During the seven months between enactment and implementation, ARRA helped to foster a more open and communicative atmosphere between both the federal government and states as well as between individual states. Direct engagement between states and the federal government, whether it was large conference calls, informal discussions, or recorded webinars, seemed to take place nearly every week. Such engagement revolved around countless topics including sub-recipient and vendor reporting, batch reporting, job calculations, and additional funding for compliance costs. While solutions and compromises were reached in numerous areas, not every issue was fully resolved. 

The ultimate success of ARRA reporting and the resulting small level of fraud and abuse can be attributed not only to the work of the Recovery Accountability and Transparency Board but to high levels of commitment and dedication of accountability and oversight professionals at the state and local levels.  It was recognized early on that the lack of funding for such professionals was a major oversight and shortcoming of the original act. 

We urge that any effort by Congress to mandate additional reporting and oversight consider the significant costs to be borne by the recipients and oversight professionals.
We believe that an efficient and streamlined reporting process, such as the one established in the DATA Act, hinges on the ability to identify challenges and put into place well thought out and vetted business processes.  Relying on the success of reporting for a small number of ARRA grants and contracts and expanding that universe to include all federal awards will require significant planning and resources.

We believe that developing a phased-in approach to changing the way that the federal government oversees and manages its federal assistance is the proper way to understand current systems, including how and even if they can be amended and integrated to meet the desire for more transparency.   It is extremely important to standardize and consolidate federal systems before requiring recipients to report to yet another entity.

The Recovery Accountability and Transparency Board is conducting a grants information reporting pilot project that will help to identify cost efficiencies and potential pitfalls of moving toward a centralized system for data collection and warehousing.  Such a pilot is an important step in identifying the plausibility of expanding ARRA-like reporting requirements to the entire universe of grants and contracts.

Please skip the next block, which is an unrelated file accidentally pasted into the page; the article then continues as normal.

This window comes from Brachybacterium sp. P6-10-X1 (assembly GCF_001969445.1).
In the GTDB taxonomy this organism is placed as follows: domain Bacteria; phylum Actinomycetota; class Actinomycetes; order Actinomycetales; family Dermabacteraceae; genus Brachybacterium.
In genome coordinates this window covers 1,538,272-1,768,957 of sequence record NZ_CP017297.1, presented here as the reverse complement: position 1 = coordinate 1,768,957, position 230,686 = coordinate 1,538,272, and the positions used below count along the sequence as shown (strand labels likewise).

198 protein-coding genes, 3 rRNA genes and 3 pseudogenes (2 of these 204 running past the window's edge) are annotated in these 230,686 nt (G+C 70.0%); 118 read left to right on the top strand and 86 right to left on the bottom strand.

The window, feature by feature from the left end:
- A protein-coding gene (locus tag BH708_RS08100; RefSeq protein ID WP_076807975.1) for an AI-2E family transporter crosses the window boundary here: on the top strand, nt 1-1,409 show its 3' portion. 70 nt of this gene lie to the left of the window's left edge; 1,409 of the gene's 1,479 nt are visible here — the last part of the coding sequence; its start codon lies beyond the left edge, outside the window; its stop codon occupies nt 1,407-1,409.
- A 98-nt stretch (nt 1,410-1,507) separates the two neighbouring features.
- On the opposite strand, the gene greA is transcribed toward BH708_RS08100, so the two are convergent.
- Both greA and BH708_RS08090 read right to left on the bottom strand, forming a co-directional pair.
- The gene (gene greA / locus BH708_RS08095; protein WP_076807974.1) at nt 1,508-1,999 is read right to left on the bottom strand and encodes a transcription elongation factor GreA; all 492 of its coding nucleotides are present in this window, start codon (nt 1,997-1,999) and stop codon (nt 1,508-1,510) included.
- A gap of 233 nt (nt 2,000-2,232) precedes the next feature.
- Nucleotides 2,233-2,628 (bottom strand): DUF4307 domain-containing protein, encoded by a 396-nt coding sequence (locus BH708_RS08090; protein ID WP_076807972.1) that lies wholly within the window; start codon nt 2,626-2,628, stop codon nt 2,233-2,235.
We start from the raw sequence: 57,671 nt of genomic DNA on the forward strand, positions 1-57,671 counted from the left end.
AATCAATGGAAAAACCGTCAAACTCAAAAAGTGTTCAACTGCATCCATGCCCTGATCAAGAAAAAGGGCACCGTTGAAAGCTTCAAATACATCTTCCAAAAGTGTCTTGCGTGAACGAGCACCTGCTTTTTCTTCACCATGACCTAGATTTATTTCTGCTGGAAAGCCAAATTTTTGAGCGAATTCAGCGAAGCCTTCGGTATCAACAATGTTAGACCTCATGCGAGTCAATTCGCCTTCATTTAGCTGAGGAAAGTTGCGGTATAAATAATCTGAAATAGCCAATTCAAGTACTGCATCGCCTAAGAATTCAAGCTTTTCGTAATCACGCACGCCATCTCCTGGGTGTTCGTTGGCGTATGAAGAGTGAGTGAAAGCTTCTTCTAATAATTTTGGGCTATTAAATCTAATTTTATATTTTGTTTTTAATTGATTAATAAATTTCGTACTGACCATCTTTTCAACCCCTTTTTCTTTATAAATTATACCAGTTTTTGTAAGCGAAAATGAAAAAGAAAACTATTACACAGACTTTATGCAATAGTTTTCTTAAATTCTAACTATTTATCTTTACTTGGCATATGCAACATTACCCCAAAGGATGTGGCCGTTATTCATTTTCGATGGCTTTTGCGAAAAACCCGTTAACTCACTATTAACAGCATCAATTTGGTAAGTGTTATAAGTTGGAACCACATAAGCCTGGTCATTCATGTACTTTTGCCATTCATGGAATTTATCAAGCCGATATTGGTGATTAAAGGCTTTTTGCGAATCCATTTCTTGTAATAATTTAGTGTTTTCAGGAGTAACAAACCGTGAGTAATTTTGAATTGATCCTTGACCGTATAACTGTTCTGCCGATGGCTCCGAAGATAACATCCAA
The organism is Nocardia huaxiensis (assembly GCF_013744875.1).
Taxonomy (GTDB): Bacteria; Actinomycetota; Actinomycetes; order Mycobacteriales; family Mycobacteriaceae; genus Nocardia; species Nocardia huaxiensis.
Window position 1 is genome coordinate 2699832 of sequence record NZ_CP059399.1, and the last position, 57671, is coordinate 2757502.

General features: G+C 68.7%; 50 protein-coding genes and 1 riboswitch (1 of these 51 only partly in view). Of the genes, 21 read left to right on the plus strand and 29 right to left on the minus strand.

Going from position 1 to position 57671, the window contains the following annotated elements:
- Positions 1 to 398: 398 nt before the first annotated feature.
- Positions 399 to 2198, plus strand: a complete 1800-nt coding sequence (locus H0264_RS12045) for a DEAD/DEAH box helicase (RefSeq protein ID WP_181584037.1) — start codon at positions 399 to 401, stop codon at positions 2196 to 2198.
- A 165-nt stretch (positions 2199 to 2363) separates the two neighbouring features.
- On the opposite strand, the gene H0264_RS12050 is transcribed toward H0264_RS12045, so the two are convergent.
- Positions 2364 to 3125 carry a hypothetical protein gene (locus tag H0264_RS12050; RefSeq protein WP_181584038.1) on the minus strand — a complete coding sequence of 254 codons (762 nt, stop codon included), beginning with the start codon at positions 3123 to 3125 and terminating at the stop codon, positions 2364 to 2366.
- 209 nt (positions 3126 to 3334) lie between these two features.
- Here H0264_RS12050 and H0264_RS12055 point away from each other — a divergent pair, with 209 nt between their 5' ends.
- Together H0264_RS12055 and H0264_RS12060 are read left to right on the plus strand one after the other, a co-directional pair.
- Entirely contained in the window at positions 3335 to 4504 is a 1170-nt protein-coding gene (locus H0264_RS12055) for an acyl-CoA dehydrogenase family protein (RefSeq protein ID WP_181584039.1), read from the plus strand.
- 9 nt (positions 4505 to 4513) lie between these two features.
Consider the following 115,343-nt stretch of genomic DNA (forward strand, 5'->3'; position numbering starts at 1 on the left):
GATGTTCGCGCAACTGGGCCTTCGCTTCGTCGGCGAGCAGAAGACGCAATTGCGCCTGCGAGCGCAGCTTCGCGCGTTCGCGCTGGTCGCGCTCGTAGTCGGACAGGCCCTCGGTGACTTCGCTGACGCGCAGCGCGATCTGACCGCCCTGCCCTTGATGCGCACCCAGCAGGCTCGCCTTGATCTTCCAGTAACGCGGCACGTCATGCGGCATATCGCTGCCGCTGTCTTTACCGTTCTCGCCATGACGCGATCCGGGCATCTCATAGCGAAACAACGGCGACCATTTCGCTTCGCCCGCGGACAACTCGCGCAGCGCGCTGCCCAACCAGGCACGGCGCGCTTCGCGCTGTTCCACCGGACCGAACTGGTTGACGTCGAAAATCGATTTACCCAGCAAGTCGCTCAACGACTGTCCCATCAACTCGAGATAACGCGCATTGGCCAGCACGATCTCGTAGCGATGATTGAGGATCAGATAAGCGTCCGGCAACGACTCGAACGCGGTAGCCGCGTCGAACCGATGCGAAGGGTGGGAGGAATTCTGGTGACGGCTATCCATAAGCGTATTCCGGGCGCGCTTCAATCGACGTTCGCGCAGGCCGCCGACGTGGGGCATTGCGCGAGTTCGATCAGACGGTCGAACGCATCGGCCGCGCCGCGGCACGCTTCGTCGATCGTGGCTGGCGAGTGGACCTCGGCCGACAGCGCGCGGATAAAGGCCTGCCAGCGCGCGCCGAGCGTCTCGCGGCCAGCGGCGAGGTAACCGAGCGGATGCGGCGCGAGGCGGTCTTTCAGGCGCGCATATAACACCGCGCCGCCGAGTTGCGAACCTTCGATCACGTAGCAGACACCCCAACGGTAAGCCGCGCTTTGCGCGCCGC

The U.S. Office of Management and Budget, through the establishment of the Government Accountability and Oversight Board (GATB) and the newly created Council on Financial Assistance Reform (COFAR) is also examining federal government systems and processes.  These efforts are intended to further the original goals of P.L. 106-107 to streamline the grants management process and to additionally move toward resolution of some of the issues that the DATA Act is intended to address.  Specifically, the GATB is recommending that the federal government establish a government-wide accountability framework to better evaluate risk and prevent and detect fraud, waste and abuse.  The GATB is also looking at data collection and data display through a well-defined set of data elements that will promote consistent reporting and data standardization, eliminate current system redundancy and reduce burden.  

We fully support changes to increase the public’s awareness of how their tax dollars are being spent, but we also believe the shift toward data reporting standardization should keep in mind the costs and burden on federal grant recipients.  Any changes should clearly address the overall goals of modernization, efficiency and accountability for all stakeholder parties--not just for federal agencies but for the recipient as well.  We are pleased to learn that the committee is interested in learning more about existing efforts. However, we caution moving forward with legislation such as the DATA Act to mandate standardization and reporting prior to fully understanding how existing systems can be leveraged to achieve desired outcomes. 

Thank you for holding this hearing to look at the various initiatives already underway.  We look forward to working with members of the committee and the federal government to find better and more transparent avenues to deliver services to our citizens. 
Michael Bird, NCSL, (202) 624-8686
Cornelia Chebinou, NASACT, (202) 624-5451
Elizabeth Kellar, ICMA, (202) 962-3611
Kathryn Vesey, NASBO, (202) 624-5949
Pam Walker, NASCIO, 202-624-8477